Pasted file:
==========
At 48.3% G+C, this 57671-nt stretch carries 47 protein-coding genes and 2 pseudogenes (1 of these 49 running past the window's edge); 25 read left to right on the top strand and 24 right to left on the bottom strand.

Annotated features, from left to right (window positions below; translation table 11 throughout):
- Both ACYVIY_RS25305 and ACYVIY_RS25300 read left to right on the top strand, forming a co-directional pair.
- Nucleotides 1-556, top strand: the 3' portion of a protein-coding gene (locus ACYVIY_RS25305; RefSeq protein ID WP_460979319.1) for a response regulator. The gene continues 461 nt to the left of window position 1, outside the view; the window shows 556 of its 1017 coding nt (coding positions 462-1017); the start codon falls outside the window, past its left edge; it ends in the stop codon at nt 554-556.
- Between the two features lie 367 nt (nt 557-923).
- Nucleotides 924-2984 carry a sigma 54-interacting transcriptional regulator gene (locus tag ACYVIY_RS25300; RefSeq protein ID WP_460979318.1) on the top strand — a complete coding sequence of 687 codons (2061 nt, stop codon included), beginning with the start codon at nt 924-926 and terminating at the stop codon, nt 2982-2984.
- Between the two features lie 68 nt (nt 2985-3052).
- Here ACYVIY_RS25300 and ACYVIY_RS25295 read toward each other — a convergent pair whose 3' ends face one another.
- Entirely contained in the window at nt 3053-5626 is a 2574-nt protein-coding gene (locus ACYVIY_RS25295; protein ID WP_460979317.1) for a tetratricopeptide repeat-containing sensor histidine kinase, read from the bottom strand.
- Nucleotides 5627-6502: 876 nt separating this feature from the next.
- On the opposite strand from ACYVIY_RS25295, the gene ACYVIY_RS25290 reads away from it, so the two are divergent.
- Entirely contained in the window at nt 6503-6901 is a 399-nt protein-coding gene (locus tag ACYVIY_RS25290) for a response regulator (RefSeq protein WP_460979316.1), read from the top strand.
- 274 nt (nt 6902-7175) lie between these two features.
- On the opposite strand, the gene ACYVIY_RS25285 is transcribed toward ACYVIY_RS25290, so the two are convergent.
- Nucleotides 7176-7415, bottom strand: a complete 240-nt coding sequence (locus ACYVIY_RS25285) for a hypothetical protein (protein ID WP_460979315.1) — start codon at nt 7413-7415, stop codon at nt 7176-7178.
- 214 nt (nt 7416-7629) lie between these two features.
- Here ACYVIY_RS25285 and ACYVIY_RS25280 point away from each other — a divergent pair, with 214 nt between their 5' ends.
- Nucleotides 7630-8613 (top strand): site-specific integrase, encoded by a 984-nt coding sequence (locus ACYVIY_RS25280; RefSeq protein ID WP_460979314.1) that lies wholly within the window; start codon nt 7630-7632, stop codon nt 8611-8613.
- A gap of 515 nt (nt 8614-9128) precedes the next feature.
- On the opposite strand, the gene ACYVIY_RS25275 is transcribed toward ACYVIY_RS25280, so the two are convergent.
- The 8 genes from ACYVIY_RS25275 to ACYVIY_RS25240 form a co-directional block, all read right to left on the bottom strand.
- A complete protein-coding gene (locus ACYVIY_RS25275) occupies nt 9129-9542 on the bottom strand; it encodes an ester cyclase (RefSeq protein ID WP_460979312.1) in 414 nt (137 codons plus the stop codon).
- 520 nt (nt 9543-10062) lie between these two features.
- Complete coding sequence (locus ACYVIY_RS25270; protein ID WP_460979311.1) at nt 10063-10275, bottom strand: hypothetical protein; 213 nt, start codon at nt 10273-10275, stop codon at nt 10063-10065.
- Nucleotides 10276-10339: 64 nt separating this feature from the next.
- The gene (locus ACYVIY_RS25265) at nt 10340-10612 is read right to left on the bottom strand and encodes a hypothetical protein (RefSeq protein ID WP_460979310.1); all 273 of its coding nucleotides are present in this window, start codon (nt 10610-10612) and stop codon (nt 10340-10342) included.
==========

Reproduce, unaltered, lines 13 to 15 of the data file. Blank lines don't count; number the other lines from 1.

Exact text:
- 274 nt (nt 6902-7175) lie between these two features.
- On the opposite strand, the gene ACYVIY_RS25285 is transcribed toward ACYVIY_RS25290, so the two are convergent.
- Nucleotides 7176-7415, bottom strand: a complete 240-nt coding sequence (locus ACYVIY_RS25285) for a hypothetical protein (protein ID WP_460979315.1) — start codon at nt 7413-7415, stop codon at nt 7176-7178.